According to the festival website, the price of everything included in the $375 package is well worth over $600. This price includes reserved seating at both headlining and to-be-announced local artist concerts, access to all celebrity lead keynotes throughout the three days, and exclusive access events and locations that are listed on their website, here.
However, do not be discouraged by the price tag if you were interested in seeing Maroon 5 or Kelly Clarkson. There are general admission tickets available for purchase through the US Cellular Center for Maroon 5 starting at $70, here, and Kelly Clarkson starting at $54.50, here.
What do you think about a festival in Cedar Rapids, Iowa, costing more than Lollapalooza? Would you attend newbo evolve for the span of 3 days, or would you rather attend only the concerts? Let us know in the comments below.
On October 25th, 2017 the Edward and Cathy Gallagher Arts at Clarke series hosted A Night In Japan in Jansen Music Hall. The event, starting at 7:00pm, began with music ensembles from Clarke under the direction of Andrew Alegria and David Resnick and concluded Tsukasa Taiko’s Japanese drumming performance. Alongside these acts, the series provided food options ranging from sushi to matcha white chocolate mousse before the event at 6:30 in the Atrium.
My adventure to A Night In Japan started when I arrived at the Atrium with an empty belly, ready to enjoy some sushi, only to discover the long line almost headed down the hall. It felt like forever, but once I received my plate, I grabbed as much food as I could. I tried everything they had, from veggie and tuna sushi to their dumplings filled with delicious pork.
For dessert, the staff had prepared a creme cheesecake puffball and white mousse. I wasn’t a huge fan of the cheesecake, which was perfect for my friend, Mariah, who attended the concert with me because she fell in love with the flavor. I really enjoyed the mousse. It had the texture much like frosting and a sweet flavor that wasn’t too rich, making it easy to enjoy.
After finishing our dish, some friends and I headed into the Jansen Music Hall and found ourselves right in front. The wind ensemble started off the 1st act by beautifully performing Japanese folk songs. My personal favorite was Fantasy on a Japanese Folk Song by Samuel Hazo.
The 1st act continued with Sharon Jensen playing Hanawa- Saku (Flower will Bloom) by Yoko Kanno, on the piano. Following her was Cantabile, singing two songs, Nanatsu No Ko, a Japanese Children’s Song, and Sakura Sakura- arranged by Douglas E. Wagner. All the students and professors did an amazing job performing all these beautiful Japanese songs and created a great beginning to this wonderful night.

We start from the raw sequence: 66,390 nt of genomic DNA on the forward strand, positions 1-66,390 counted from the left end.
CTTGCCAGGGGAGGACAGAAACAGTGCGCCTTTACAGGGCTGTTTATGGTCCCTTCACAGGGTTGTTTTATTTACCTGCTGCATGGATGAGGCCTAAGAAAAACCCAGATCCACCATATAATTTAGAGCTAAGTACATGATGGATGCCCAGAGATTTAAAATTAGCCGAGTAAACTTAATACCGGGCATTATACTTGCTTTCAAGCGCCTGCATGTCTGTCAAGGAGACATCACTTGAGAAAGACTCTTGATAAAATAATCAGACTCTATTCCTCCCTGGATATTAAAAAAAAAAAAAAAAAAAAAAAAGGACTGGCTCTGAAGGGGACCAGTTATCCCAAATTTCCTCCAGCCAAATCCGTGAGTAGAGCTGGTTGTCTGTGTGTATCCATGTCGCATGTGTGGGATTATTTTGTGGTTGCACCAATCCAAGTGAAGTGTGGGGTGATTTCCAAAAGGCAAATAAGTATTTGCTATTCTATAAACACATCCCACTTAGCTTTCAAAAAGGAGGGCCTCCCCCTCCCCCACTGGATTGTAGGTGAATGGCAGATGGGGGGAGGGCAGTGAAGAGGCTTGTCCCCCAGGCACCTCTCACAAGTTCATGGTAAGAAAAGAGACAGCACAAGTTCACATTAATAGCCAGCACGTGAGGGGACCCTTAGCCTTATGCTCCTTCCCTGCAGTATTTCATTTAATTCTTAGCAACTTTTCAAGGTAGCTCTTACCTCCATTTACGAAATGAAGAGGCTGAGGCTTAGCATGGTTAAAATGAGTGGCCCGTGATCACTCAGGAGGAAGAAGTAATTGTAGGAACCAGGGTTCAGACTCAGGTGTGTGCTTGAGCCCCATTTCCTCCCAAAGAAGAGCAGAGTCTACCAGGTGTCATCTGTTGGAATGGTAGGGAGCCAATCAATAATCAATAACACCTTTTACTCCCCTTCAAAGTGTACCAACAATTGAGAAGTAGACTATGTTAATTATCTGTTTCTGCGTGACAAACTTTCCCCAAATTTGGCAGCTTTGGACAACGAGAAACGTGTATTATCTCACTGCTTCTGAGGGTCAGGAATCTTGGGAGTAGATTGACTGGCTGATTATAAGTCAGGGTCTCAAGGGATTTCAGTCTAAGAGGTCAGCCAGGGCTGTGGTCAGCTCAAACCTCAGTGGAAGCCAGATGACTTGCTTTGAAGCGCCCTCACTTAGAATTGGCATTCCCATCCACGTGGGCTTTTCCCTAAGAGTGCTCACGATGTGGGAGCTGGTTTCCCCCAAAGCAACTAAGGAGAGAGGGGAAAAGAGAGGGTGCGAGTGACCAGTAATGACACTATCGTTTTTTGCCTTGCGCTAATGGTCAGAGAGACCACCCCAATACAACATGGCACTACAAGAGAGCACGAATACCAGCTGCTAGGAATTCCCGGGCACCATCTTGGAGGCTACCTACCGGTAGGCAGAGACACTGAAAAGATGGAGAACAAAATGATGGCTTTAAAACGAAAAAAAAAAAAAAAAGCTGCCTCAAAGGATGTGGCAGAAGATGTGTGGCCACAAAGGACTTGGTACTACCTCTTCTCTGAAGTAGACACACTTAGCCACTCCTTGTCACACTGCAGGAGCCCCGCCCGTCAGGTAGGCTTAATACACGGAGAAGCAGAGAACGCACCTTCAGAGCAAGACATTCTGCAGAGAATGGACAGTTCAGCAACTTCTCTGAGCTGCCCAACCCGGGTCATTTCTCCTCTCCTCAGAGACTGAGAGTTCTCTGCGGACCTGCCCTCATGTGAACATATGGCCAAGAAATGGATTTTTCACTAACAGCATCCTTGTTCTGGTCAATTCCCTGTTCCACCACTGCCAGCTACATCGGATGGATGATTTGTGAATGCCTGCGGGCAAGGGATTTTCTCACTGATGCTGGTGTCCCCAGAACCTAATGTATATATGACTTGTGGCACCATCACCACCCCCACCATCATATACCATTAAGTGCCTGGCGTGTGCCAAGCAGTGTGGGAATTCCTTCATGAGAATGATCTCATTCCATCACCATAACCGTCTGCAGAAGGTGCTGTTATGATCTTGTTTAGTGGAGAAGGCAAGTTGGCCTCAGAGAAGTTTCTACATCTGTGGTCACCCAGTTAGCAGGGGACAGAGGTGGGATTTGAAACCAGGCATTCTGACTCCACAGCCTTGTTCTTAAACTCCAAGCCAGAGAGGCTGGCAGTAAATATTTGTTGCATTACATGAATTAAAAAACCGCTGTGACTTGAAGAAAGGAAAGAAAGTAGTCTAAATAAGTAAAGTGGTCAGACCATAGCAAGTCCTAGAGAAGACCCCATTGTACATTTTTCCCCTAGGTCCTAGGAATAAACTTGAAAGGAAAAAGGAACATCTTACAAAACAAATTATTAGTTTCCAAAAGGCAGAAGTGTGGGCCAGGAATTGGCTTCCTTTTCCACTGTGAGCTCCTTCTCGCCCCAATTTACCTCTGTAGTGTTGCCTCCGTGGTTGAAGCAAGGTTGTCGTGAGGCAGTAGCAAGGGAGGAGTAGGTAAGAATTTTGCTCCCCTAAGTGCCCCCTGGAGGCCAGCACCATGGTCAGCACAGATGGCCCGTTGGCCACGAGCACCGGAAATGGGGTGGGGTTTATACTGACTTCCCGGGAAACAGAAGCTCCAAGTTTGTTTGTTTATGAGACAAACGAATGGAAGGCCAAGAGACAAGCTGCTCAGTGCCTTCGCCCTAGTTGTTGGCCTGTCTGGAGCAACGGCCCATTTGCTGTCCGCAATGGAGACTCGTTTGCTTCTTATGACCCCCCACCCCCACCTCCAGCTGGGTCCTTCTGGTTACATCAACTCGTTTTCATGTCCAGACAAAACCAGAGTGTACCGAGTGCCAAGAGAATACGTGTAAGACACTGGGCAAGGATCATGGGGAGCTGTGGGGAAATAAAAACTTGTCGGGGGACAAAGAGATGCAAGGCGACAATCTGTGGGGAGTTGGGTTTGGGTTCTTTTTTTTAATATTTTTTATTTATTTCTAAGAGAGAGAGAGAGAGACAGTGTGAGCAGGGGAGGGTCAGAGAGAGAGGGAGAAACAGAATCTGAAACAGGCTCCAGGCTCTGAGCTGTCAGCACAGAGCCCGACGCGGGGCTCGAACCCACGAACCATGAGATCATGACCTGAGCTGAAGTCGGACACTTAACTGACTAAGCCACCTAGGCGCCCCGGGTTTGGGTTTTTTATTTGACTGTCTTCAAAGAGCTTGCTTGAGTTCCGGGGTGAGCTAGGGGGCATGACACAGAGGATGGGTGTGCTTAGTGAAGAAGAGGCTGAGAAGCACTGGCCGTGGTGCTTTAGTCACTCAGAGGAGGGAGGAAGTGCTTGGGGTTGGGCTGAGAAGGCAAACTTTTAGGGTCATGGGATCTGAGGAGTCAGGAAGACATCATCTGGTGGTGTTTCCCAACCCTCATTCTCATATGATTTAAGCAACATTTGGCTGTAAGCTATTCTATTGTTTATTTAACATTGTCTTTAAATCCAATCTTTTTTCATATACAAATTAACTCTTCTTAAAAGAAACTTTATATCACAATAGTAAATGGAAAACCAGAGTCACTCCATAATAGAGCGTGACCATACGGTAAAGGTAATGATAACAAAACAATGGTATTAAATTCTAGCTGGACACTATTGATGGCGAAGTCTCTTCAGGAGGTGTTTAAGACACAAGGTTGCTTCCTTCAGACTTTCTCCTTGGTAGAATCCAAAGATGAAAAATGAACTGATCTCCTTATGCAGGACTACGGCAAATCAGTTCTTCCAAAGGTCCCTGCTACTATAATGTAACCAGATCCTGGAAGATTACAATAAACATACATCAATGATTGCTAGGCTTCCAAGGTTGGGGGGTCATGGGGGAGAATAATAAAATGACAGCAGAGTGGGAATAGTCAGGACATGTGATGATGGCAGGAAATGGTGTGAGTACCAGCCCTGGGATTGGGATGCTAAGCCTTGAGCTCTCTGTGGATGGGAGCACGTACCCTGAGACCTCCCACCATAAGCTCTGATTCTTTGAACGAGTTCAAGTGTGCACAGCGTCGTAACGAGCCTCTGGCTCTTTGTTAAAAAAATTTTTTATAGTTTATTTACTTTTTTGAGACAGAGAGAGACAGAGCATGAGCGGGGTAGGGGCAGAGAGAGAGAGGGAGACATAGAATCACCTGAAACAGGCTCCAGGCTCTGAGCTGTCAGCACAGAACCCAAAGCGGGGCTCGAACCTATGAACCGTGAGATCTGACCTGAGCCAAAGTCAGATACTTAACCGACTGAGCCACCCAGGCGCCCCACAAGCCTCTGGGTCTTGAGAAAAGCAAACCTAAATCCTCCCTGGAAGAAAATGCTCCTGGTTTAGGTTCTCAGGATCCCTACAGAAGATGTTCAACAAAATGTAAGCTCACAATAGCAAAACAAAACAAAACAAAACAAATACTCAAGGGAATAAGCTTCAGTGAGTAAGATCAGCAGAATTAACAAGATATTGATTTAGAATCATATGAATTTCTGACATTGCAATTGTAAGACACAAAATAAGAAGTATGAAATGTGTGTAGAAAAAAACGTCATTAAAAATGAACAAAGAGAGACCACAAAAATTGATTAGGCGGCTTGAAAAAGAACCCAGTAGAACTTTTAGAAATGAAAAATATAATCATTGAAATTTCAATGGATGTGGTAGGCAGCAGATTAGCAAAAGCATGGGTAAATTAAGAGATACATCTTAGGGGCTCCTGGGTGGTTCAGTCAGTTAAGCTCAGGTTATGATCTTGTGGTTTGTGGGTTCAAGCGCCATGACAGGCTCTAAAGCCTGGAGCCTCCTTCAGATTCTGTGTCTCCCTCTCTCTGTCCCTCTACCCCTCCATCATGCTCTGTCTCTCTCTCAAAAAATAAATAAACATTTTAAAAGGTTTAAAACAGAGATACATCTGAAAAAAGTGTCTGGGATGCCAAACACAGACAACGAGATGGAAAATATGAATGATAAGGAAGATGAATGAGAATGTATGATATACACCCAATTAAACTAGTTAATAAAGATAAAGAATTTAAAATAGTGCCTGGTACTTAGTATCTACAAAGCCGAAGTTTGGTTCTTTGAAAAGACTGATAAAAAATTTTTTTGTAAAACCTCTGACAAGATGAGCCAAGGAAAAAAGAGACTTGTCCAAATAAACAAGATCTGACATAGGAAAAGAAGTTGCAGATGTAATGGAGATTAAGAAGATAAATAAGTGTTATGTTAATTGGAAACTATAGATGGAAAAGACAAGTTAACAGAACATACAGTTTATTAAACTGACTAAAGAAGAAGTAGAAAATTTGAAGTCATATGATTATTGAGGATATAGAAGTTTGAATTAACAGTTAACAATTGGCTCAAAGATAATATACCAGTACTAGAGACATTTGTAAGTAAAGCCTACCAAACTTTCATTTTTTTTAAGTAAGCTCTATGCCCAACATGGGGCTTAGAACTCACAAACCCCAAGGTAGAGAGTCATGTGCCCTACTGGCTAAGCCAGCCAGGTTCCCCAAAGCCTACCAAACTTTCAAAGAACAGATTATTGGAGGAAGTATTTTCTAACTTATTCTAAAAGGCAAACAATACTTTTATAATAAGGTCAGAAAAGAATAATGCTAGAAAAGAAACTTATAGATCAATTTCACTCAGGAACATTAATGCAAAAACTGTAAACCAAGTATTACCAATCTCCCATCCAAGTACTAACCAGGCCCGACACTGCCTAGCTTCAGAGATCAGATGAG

The 2nd Act was performed by Tsukasa Tako. Here is where they performed on the taiko drums and showed the different festival performances the drums were used for. Part of the show was demonstrating the movements of the beating of the drums which I found very memorizing. The speaker was very engaged with the audience, telling us stories about the music and how he started this group.I was amazed by the classical dance, getting to listen to live music as well as watching a dancer perform to said music.
I honestly enjoyed my evening. It was overall a great experience, from the delicious food to the wonderful music. I feel that whether someone went only for the food or the music, everyone found something to enjoy, as I heard nothing but good things about the night.
Check out this video by Maggie Christianson and Lauryn Pritchard if you woke up this morning with the realization that you have no costume for the holiday. These makeup tutorials will help you with that last second Halloween costume, using the materials you already have in your room (and maybe from a quick Target run).
Each Friday and Saturday night, two films play back to back in a lot 5 miles south of Maquoketa off Highway 61. In a generation that constantly refers to the aesthetic of the 1950’s, there’s nothing more beautifully cliché than a drive-in theater. The 61 Drive-In is authentic in its vintage appeal, opening in 1950, being taken over by its current owner, Dennis Voy, in 1972. According to Voy, the year he started running the 61 was a big year for drive-ins all around.
“Drive in theaters became very popular because cars were so in fashion,” said Voy. “Business was really at its peak. As time went on, though, a lot of them shut down because they were at the edge of town. People didn’t much see the appeal of driving out, but we’ve survived. We’re still here.”
With the ever-expanding list of ways to watch movies nowadays with Netflix, Amazon Prime, and other forms of streaming as well as the in-town theaters such as Mindframe and AMC, it’s easy to see why drive-ins fell out of popularity. Other methods of watching films have an aspect of convenience. However, there’s one thing a drive-in has that new modern forms of movie going doesn’t: nostalgic charm.
Popcorn, soda, the smell of grass and fresh air as the windows of the car are rolled down, and the crackle of the radio turning on as the opening lines to a movie are pumped through the speakers. The 61 isn’t just a relic of the Golden Age, it’s a genuine, beautiful experience to share with friends, family, and romantic partners.
“It’s a bargain, you know,” stated Voy. “Two movies for $8, concessions, and a unique environment that’s hard to find somewhere else. 61 is one of the only places in the area you can get a real taste of the 50’s.”